Posts Tagged ‘cheese’

We Should Talk


Bill Hogan of West Cork Natural Cheese

Bill Hogan of West Cork Natural Cheese

I’m sitting in the stimulating setting of the new Riverside Café in Skibbereen with Bill Hogan of West Cork Natural Cheese watching jackdaws steal peanuts from a feeder intended for smaller, more colourful birds. “I think we should talk about the crisis,” Bill says to me. I agree because I want to see where this will go, but I’m hesitant because the gloom is getting to me and I want to hear something positive in this bright haven by the water. Bill Hogan is one of Ireland’s most celebrated cheese makers. He and Sean Ferry started West Cork Natural Cheese in Schull in the mid 80s and produce two large hard cheeses in the Swiss style using summer milk – Gabriel and Desmond. Their cheeses have many champions, particularly among Ireland’s community of chefs, who tend to favour them over parmesan for flavours that have as much bite, depth and authenticity but are distinctively Irish. “If you want to talk about something positive then let’s talk about Irish milk. Sean and myself have proven that there is great taste in Irish milk. When you can walk out on a lovely May morning and sniff something good and then find that it’s there in the cheese too, you know you are doing something right. These are tastes that were there all along and the work of the artisan is to give them back to the people.”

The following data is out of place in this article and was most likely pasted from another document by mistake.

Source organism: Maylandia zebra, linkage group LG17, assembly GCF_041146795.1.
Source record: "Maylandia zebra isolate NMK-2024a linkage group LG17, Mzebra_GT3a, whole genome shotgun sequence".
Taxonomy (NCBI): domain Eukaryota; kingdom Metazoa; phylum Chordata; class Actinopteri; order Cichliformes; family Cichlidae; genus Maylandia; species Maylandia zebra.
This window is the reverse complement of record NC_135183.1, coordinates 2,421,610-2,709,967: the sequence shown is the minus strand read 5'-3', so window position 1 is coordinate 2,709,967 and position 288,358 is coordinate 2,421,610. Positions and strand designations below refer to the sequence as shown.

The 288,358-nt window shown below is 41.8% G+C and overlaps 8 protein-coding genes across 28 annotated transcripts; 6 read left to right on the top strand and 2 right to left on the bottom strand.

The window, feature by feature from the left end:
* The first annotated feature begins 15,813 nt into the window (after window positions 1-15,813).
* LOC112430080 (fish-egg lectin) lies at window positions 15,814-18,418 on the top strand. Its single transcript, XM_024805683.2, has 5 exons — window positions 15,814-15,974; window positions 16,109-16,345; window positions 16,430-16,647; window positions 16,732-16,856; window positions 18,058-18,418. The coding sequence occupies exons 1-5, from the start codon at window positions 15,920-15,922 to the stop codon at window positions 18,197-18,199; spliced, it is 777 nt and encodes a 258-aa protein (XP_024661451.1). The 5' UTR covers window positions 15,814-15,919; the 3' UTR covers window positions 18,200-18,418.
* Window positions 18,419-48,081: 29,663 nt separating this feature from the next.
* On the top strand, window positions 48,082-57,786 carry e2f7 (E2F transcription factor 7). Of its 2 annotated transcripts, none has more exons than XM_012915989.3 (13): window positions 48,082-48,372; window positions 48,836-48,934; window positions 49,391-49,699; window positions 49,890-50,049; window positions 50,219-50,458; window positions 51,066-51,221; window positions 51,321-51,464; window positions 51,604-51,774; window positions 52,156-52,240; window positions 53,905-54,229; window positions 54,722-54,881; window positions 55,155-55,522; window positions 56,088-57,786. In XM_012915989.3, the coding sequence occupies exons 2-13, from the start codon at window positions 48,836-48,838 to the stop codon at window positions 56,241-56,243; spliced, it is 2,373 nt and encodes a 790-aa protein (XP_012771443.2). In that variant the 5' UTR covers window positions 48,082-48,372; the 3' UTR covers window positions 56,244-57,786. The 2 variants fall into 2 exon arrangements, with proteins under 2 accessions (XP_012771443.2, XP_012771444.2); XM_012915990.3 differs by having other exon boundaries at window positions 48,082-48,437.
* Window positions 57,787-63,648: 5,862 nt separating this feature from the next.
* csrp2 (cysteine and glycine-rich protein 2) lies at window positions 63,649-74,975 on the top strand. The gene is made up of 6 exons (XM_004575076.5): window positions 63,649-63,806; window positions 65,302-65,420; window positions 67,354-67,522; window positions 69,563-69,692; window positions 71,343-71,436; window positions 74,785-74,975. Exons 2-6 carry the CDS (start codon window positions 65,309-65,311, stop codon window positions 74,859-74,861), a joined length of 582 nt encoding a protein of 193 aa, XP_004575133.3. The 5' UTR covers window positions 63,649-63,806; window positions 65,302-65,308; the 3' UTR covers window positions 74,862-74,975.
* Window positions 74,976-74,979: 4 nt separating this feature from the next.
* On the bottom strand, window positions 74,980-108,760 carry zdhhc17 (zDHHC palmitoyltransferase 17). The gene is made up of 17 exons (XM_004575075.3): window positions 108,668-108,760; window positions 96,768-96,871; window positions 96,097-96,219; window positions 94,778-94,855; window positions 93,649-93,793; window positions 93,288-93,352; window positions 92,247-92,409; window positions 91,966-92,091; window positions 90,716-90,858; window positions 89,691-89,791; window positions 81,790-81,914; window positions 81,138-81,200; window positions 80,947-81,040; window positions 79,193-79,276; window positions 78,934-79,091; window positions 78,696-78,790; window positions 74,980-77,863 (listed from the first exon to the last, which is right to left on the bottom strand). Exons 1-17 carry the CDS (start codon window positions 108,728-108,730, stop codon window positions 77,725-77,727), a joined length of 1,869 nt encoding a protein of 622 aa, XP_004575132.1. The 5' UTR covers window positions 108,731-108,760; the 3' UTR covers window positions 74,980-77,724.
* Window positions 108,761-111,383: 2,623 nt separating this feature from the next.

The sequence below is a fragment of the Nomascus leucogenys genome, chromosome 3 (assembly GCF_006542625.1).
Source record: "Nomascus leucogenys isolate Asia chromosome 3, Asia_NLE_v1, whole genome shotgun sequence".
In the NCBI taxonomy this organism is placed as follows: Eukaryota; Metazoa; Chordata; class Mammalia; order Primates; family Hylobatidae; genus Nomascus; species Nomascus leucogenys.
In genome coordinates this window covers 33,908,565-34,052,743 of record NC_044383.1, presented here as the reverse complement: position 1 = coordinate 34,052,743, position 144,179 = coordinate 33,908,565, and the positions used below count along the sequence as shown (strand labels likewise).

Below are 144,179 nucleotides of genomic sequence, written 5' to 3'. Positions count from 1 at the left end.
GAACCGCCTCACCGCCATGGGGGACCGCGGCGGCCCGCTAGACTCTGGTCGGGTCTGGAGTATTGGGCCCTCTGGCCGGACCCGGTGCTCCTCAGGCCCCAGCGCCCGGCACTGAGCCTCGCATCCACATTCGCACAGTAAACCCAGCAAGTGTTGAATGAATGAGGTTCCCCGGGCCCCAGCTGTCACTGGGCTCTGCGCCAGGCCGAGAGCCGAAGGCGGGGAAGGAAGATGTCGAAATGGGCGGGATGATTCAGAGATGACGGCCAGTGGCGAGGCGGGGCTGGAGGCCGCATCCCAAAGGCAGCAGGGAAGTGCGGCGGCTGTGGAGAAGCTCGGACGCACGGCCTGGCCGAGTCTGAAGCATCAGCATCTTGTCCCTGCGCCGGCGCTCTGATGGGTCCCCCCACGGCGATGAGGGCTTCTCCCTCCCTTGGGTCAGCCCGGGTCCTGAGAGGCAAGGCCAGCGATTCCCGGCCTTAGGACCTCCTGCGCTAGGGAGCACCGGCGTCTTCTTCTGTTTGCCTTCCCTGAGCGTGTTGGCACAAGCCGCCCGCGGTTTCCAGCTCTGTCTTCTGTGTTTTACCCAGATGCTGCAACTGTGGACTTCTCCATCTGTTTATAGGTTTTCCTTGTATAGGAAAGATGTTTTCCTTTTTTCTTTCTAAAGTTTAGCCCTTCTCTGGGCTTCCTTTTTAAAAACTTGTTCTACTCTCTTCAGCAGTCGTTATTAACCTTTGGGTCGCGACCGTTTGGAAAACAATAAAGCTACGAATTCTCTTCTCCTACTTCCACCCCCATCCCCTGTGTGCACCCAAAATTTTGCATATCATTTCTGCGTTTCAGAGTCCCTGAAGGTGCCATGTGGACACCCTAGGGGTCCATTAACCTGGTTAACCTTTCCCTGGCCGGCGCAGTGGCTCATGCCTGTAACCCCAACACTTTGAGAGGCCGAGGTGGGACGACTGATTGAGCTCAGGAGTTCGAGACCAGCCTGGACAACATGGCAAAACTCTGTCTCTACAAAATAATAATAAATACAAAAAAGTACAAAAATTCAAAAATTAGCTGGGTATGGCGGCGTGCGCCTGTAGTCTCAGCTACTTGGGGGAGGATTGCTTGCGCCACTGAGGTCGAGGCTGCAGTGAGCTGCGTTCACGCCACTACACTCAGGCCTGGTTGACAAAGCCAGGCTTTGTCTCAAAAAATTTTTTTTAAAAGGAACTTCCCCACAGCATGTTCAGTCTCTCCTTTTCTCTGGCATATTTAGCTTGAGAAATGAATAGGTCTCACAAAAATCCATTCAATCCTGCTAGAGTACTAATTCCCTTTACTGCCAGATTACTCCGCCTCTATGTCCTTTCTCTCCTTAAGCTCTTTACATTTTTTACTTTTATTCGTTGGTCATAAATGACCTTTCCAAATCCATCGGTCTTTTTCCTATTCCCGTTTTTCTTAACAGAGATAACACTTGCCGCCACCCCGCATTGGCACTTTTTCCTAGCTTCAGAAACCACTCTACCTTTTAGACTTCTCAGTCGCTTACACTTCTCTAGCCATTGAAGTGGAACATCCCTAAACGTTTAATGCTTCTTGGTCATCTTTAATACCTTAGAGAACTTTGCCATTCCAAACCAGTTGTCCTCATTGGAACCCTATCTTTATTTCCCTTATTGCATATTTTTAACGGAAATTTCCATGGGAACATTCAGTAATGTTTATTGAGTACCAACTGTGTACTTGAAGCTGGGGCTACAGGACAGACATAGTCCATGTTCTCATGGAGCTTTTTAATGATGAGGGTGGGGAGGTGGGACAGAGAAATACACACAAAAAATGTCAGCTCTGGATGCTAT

Bill and Sean have also been championed over the years by food writers, particularly recognising their refusal to go under in their legal battle with the Department of Agriculture. Almost all of their 2002 cheese production was seized when TB was found in 2 of the herds supplying their milk. This effectively shut down the business without compensation. Bill and Sean were able to prove in court that the cheese did not present any health risk but still the dispute dragged on for four years and six court cases. Despite their appeal against the seizure being repeatedly vindicated in court, they have never received meaningful compensation. It was only through an alliance with Newmarket Co-op that the pair finally got back to making cheese again, just in time for the recession!